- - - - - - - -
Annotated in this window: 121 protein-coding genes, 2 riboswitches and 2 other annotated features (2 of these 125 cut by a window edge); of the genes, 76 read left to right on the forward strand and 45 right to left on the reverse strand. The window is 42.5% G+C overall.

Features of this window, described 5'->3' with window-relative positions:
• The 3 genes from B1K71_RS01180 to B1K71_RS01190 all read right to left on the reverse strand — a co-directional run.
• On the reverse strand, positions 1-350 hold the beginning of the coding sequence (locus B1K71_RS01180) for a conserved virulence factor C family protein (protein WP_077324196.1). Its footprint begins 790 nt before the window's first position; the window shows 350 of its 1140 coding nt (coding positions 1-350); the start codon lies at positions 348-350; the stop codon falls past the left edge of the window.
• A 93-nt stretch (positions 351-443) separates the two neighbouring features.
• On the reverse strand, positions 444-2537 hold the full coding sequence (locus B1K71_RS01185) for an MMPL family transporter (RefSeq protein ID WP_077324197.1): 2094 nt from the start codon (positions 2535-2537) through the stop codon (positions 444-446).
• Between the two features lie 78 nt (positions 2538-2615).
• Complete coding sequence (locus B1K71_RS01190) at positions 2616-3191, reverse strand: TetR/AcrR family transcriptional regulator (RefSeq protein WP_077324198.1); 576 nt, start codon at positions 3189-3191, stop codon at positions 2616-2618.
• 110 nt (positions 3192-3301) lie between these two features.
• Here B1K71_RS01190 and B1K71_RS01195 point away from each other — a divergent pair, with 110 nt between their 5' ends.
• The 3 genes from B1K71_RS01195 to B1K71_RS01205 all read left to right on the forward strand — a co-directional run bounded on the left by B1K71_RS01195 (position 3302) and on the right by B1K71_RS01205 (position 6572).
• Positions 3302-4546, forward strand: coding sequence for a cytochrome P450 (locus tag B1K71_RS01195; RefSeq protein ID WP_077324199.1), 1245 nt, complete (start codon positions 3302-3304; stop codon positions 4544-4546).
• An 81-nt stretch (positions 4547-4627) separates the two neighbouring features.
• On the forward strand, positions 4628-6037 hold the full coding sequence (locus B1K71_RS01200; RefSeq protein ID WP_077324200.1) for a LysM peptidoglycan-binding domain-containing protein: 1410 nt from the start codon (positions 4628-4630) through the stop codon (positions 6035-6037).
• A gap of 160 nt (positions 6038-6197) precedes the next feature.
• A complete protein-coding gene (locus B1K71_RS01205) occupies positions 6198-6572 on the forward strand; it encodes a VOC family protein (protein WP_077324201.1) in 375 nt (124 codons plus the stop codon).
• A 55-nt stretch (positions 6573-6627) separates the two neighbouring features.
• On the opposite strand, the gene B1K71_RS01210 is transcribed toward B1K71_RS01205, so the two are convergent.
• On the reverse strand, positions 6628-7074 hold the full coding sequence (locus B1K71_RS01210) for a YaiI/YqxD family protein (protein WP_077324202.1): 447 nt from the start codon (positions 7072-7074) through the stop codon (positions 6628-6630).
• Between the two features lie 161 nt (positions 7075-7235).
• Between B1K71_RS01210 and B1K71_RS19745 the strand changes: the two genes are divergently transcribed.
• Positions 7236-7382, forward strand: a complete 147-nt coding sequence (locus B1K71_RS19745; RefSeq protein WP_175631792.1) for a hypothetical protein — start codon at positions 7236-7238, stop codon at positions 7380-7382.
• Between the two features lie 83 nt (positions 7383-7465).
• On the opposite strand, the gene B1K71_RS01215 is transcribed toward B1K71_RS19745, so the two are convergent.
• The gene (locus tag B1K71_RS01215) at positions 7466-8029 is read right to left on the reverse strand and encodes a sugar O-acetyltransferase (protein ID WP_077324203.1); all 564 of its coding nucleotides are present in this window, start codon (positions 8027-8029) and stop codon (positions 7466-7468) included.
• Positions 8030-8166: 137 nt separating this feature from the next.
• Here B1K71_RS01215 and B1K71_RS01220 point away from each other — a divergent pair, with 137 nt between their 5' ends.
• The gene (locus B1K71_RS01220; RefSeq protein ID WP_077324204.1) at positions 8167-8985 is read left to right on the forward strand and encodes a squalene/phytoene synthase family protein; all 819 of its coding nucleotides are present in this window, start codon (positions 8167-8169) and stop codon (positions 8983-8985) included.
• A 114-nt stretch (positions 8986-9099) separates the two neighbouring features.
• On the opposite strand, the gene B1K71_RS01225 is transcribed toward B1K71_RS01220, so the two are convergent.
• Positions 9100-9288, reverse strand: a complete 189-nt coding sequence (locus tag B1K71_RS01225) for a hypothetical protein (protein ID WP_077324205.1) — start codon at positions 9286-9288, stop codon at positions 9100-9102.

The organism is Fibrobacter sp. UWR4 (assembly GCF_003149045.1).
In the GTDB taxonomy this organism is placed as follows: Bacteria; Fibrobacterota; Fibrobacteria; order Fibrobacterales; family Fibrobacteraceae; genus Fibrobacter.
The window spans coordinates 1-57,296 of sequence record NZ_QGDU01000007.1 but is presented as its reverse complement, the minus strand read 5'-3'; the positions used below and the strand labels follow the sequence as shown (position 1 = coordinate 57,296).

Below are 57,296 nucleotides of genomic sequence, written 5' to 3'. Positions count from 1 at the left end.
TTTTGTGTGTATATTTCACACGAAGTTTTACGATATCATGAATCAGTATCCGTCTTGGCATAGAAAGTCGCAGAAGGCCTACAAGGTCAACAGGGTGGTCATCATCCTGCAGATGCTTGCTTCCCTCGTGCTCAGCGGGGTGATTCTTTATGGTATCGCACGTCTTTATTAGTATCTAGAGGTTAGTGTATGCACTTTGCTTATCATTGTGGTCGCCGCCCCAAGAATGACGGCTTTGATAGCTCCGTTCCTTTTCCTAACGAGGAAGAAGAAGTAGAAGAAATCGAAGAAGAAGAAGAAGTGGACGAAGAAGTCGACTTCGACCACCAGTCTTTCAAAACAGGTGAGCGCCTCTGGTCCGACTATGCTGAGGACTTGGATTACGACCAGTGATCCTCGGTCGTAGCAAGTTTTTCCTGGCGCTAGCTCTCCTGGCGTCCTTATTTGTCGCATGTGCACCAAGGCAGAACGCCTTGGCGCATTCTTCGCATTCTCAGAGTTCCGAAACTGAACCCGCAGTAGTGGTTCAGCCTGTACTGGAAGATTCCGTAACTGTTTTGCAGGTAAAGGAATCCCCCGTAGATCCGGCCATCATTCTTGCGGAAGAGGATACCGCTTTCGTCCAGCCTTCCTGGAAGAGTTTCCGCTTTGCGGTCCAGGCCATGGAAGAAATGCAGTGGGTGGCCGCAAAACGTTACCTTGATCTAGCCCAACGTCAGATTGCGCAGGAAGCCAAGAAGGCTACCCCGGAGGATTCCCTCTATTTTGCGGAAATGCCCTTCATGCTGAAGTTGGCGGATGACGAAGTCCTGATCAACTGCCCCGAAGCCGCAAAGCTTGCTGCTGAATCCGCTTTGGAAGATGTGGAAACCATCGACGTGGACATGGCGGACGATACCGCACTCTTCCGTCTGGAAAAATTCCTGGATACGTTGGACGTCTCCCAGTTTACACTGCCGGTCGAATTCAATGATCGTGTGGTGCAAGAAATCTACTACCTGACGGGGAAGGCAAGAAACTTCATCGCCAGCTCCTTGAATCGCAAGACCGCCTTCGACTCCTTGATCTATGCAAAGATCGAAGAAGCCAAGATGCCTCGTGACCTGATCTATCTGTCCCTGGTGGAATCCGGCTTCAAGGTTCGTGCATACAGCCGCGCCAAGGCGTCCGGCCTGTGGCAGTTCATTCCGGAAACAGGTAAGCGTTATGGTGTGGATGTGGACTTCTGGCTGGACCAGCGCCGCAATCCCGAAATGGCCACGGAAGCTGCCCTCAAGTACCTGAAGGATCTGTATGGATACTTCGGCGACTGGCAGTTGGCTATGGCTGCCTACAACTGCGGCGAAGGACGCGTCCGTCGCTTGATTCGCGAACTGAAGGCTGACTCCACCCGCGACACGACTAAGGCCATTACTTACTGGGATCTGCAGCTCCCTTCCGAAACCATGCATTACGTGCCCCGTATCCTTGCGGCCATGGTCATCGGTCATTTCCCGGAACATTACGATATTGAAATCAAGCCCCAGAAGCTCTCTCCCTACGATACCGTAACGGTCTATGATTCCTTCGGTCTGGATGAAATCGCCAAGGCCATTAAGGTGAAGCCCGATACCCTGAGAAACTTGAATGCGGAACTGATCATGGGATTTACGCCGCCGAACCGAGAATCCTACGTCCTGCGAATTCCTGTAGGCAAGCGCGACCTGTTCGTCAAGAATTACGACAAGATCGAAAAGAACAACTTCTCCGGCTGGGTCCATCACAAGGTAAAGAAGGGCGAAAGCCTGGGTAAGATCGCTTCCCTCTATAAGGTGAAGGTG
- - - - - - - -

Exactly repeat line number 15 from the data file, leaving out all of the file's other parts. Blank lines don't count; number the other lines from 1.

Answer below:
• A gap of 160 nt (positions 6038-6197) precedes the next feature.